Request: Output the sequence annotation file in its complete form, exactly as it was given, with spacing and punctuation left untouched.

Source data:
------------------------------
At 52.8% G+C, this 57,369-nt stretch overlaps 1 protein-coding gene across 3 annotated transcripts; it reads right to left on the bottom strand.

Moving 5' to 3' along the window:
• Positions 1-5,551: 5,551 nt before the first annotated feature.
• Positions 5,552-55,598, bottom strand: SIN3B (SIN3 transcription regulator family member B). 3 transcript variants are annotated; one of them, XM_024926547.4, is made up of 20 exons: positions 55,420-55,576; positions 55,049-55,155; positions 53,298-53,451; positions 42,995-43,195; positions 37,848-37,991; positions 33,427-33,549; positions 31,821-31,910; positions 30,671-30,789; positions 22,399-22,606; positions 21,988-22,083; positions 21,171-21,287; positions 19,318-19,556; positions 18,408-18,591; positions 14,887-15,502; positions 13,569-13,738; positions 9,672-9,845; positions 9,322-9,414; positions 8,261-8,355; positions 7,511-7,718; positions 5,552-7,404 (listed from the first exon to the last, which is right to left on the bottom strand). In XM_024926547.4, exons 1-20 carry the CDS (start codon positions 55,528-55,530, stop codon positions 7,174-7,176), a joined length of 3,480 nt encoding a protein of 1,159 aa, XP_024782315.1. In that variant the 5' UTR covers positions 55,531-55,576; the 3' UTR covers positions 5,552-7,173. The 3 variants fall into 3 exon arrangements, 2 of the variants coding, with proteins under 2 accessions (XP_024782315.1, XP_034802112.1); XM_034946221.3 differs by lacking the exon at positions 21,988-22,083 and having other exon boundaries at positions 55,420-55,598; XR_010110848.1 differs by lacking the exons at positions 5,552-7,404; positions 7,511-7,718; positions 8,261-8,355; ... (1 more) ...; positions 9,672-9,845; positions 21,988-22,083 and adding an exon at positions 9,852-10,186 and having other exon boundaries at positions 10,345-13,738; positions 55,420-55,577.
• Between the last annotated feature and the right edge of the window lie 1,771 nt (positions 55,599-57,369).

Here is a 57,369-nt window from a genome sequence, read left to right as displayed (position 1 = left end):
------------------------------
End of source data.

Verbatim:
At 52.8% G+C, this 57,369-nt stretch overlaps 1 protein-coding gene across 3 annotated transcripts; it reads right to left on the bottom strand.

Moving 5' to 3' along the window:
• Positions 1-5,551: 5,551 nt before the first annotated feature.
• Positions 5,552-55,598, bottom strand: SIN3B (SIN3 transcription regulator family member B). 3 transcript variants are annotated; one of them, XM_024926547.4, is made up of 20 exons: positions 55,420-55,576; positions 55,049-55,155; positions 53,298-53,451; positions 42,995-43,195; positions 37,848-37,991; positions 33,427-33,549; positions 31,821-31,910; positions 30,671-30,789; positions 22,399-22,606; positions 21,988-22,083; positions 21,171-21,287; positions 19,318-19,556; positions 18,408-18,591; positions 14,887-15,502; positions 13,569-13,738; positions 9,672-9,845; positions 9,322-9,414; positions 8,261-8,355; positions 7,511-7,718; positions 5,552-7,404 (listed from the first exon to the last, which is right to left on the bottom strand). In XM_024926547.4, exons 1-20 carry the CDS (start codon positions 55,528-55,530, stop codon positions 7,174-7,176), a joined length of 3,480 nt encoding a protein of 1,159 aa, XP_024782315.1. In that variant the 5' UTR covers positions 55,531-55,576; the 3' UTR covers positions 5,552-7,173. The 3 variants fall into 3 exon arrangements, 2 of the variants coding, with proteins under 2 accessions (XP_024782315.1, XP_034802112.1); XM_034946221.3 differs by lacking the exon at positions 21,988-22,083 and having other exon boundaries at positions 55,420-55,598; XR_010110848.1 differs by lacking the exons at positions 5,552-7,404; positions 7,511-7,718; positions 8,261-8,355; ... (1 more) ...; positions 9,672-9,845; positions 21,988-22,083 and adding an exon at positions 9,852-10,186 and having other exon boundaries at positions 10,345-13,738; positions 55,420-55,577.
• Between the last annotated feature and the right edge of the window lie 1,771 nt (positions 55,599-57,369).

Here is a 57,369-nt window from a genome sequence, read left to right as displayed (position 1 = left end):